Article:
January 4, 2023 -- Harvard Stem Cell Institute scientists are harnessing a new method of turning cancer cells into potent, anti-cancer agents. Their new cell therapy approach to eliminating established tumors also trains the immune system to prevent cancer from recurring, providing long-term immunity. The NIH-funded study, published January 4 in Science Translational Medicine, showed promising results when the approach was tested on mice with glioblastoma, a deadly brain cancer.
Cancer vaccines that use inactivated tumor cells are an active area of research for many labs. The researchers utilized a different approach, repurposing living tumor cells which were known to possess an unusual feature. Somewhat like homing devices, living tumor cells will travel long distances across the brain to return to the site of their fellow tumor cells. Taking advantage of this unique property, the team used the gene editing tool CRISPR-Cas9 to engineer living tumor cells and repurpose them to release tumor cell-killing agents. In addition, they designed the engineered tumor cells to express factors that would make them easy for the immune system to spot, tag, and "remember," priming the immune system for a long-term antitumor response.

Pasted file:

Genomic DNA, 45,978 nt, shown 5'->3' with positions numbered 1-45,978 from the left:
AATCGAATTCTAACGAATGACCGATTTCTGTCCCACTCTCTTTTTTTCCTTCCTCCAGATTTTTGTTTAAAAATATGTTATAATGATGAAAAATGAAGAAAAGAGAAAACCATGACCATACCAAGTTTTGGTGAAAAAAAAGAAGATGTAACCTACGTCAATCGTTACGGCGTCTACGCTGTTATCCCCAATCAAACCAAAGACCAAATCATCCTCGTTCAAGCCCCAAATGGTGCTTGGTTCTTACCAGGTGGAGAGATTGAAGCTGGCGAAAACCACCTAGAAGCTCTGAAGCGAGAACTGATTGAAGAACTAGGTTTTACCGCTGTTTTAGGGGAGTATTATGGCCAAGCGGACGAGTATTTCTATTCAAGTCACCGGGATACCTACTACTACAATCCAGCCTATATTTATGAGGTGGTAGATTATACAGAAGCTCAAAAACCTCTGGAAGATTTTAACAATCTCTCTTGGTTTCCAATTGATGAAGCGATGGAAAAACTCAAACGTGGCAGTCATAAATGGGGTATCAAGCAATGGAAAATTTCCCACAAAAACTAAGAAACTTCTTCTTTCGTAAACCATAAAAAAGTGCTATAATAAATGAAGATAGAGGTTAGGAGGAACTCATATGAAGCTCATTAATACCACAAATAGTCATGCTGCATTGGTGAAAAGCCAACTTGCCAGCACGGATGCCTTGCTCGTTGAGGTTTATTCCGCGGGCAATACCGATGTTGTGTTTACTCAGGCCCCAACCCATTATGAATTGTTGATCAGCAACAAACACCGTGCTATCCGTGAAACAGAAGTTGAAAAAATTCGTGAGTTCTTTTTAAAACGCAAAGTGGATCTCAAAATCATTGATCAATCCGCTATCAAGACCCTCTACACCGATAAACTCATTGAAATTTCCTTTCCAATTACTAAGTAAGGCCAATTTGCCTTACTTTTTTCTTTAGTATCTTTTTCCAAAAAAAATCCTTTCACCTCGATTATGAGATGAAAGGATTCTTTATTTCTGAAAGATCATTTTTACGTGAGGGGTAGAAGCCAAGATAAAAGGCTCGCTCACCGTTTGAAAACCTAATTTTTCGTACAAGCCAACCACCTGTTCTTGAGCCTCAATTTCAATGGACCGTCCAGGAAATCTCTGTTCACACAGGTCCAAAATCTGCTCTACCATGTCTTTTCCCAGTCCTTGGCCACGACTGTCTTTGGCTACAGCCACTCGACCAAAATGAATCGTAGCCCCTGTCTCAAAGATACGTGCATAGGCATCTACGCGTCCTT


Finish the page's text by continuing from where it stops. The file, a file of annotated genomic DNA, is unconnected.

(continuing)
The team tested their repurposed CRISPR-enhanced, reverse-engineered therapeutic tumor cells (ThTC) in different mouse strains -- including one that carried bone marrow, liver, and thymus cells derived from humans, mimicking the human immune microenvironment. The team also built a two-layered safety switch into the cancer cells which, upon activation, eradicates ThTCs if need be. This dual-action cell therapy was demonstrated to be safe, applicable, and efficacious in the mice. The team chose this mouse model in order to facilitate the translation of their results to human patients, potentially providing a roadmap to therapy. They believe that this therapeutic strategy may be applicable to a wider range of solid tumors and that further investigations of its applications are warranted.
"Our team has pursued a simple idea: to take cancer cells and transform them into cancer killers and vaccines," said Harvard professor and corresponding author Khalid Shah, PhD, in a statement. "Using gene engineering, we are repurposing cancer cells to develop a therapeutic that kills tumor cells and stimulates the immune system to both destroy primary tumors and prevent cancer."
Disclosures: Khalid Shah owns equity in and is a member of the board of directors of AMASA Therapeutics, a company developing stem cell-based cancer therapies.